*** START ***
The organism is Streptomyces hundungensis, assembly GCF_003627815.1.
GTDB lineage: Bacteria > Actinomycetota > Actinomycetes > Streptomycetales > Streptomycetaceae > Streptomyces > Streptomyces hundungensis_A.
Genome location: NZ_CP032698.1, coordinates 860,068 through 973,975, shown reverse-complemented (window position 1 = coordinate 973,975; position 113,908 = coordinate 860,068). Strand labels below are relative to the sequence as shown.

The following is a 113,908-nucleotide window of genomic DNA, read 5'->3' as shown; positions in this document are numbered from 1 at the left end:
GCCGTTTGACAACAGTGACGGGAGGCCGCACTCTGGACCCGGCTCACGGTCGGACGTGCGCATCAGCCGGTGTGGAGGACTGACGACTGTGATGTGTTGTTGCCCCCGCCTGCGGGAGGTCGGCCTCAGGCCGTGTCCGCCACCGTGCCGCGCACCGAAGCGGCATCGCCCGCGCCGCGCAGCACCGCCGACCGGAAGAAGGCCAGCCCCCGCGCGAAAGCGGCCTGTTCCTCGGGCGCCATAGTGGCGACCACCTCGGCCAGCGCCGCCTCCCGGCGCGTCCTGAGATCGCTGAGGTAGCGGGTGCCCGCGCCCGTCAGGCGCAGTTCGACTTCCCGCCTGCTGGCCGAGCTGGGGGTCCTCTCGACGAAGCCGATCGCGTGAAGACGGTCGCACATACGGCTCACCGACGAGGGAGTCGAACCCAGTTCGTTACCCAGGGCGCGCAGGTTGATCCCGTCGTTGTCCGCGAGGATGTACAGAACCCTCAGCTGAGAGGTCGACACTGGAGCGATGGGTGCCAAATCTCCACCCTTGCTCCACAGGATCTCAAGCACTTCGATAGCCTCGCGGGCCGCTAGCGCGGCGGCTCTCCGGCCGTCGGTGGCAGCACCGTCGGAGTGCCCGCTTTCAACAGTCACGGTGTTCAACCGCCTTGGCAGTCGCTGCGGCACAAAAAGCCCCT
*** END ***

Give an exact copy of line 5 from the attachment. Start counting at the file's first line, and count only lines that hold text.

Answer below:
GCCGTTTGACAACAGTGACGGGAGGCCGCACTCTGGACCCGGCTCACGGTCGGACGTGCGCATCAGCCGGTGTGGAGGACTGACGACTGTGATGTGTTGTTGCCCCCGCCTGCGGGAGGTCGGCCTCAGGCCGTGTCCGCCACCGTGCCGCGCACCGAAGCGGCATCGCCCGCGCCGCGCAGCACCGCCGACCGGAAGAAGGCCAGCCCCCGCGCGAAAGCGGCCTGTTCCTCGGGCGCCATAGTGGCGACCACCTCGGCCAGCGCCGCCTCCCGGCGCGTCCTGAGATCGCTGAGGTAGCGGGTGCCCGCGCCCGTCAGGCGCAGTTCGACTTCCCGCCTGCTGGCCGAGCTGGGGGTCCTCTCGACGAAGCCGATCGCGTGAAGACGGTCGCACATACGGCTCACCGACGAGGGAGTCGAACCCAGTTCGTTACCCAGGGCGCGCAGGTTGATCCCGTCGTTGTCCGCGAGGATGTACAGAACCCTCAGCTGAGAGGTCGACACTGGAGCGATGGGTGCCAAATCTCCACCCTTGCTCCACAGGATCTCAAGCACTTCGATAGCCTCGCGGGCCGCTAGCGCGGCGGCTCTCCGGCCGTCGGTGGCAGCACCGTCGGAGTGCCCGCTTTCAACAGTCACGGTGTTCAACCGCCTTGGCAGTCGCTGCGGCACAAAAAGCCCCT